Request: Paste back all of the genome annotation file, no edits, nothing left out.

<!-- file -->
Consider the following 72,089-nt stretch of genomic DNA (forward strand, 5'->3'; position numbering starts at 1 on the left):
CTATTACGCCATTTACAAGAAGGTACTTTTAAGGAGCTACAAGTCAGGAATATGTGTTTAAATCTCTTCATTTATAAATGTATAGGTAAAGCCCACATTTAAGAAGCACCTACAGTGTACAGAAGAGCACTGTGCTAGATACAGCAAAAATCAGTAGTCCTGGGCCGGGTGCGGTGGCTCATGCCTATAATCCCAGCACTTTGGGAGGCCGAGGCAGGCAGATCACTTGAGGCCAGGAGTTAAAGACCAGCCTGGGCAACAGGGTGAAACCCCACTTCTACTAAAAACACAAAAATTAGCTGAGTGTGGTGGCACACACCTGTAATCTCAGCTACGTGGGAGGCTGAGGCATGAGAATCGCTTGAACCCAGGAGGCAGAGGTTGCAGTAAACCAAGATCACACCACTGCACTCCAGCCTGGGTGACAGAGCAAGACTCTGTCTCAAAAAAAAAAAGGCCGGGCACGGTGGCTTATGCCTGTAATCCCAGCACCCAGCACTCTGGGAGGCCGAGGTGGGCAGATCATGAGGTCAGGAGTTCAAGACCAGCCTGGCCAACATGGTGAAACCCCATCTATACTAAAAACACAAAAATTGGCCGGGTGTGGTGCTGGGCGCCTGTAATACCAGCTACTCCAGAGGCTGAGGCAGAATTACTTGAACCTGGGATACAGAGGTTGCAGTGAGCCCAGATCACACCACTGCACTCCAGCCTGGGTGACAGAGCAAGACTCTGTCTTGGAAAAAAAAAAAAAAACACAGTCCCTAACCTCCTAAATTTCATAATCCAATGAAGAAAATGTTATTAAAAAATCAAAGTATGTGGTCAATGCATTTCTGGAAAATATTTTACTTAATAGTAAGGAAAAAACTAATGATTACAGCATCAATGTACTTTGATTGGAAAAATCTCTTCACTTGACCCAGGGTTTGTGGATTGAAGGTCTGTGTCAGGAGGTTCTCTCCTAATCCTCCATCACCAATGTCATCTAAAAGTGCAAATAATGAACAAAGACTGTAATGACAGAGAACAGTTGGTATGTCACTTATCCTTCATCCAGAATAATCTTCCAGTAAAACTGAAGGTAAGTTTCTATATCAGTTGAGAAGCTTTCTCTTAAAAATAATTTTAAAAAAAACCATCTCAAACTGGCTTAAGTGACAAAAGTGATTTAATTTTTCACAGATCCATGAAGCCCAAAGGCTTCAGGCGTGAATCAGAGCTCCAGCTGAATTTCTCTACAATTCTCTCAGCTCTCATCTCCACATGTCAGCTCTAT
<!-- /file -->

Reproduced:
Consider the following 72,089-nt stretch of genomic DNA (forward strand, 5'->3'; position numbering starts at 1 on the left):
CTATTACGCCATTTACAAGAAGGTACTTTTAAGGAGCTACAAGTCAGGAATATGTGTTTAAATCTCTTCATTTATAAATGTATAGGTAAAGCCCACATTTAAGAAGCACCTACAGTGTACAGAAGAGCACTGTGCTAGATACAGCAAAAATCAGTAGTCCTGGGCCGGGTGCGGTGGCTCATGCCTATAATCCCAGCACTTTGGGAGGCCGAGGCAGGCAGATCACTTGAGGCCAGGAGTTAAAGACCAGCCTGGGCAACAGGGTGAAACCCCACTTCTACTAAAAACACAAAAATTAGCTGAGTGTGGTGGCACACACCTGTAATCTCAGCTACGTGGGAGGCTGAGGCATGAGAATCGCTTGAACCCAGGAGGCAGAGGTTGCAGTAAACCAAGATCACACCACTGCACTCCAGCCTGGGTGACAGAGCAAGACTCTGTCTCAAAAAAAAAAAGGCCGGGCACGGTGGCTTATGCCTGTAATCCCAGCACCCAGCACTCTGGGAGGCCGAGGTGGGCAGATCATGAGGTCAGGAGTTCAAGACCAGCCTGGCCAACATGGTGAAACCCCATCTATACTAAAAACACAAAAATTGGCCGGGTGTGGTGCTGGGCGCCTGTAATACCAGCTACTCCAGAGGCTGAGGCAGAATTACTTGAACCTGGGATACAGAGGTTGCAGTGAGCCCAGATCACACCACTGCACTCCAGCCTGGGTGACAGAGCAAGACTCTGTCTTGGAAAAAAAAAAAAAAACACAGTCCCTAACCTCCTAAATTTCATAATCCAATGAAGAAAATGTTATTAAAAAATCAAAGTATGTGGTCAATGCATTTCTGGAAAATATTTTACTTAATAGTAAGGAAAAAACTAATGATTACAGCATCAATGTACTTTGATTGGAAAAATCTCTTCACTTGACCCAGGGTTTGTGGATTGAAGGTCTGTGTCAGGAGGTTCTCTCCTAATCCTCCATCACCAATGTCATCTAAAAGTGCAAATAATGAACAAAGACTGTAATGACAGAGAACAGTTGGTATGTCACTTATCCTTCATCCAGAATAATCTTCCAGTAAAACTGAAGGTAAGTTTCTATATCAGTTGAGAAGCTTTCTCTTAAAAATAATTTTAAAAAAAACCATCTCAAACTGGCTTAAGTGACAAAAGTGATTTAATTTTTCACAGATCCATGAAGCCCAAAGGCTTCAGGCGTGAATCAGAGCTCCAGCTGAATTTCTCTACAATTCTCTCAGCTCTCATCTCCACATGTCAGCTCTAT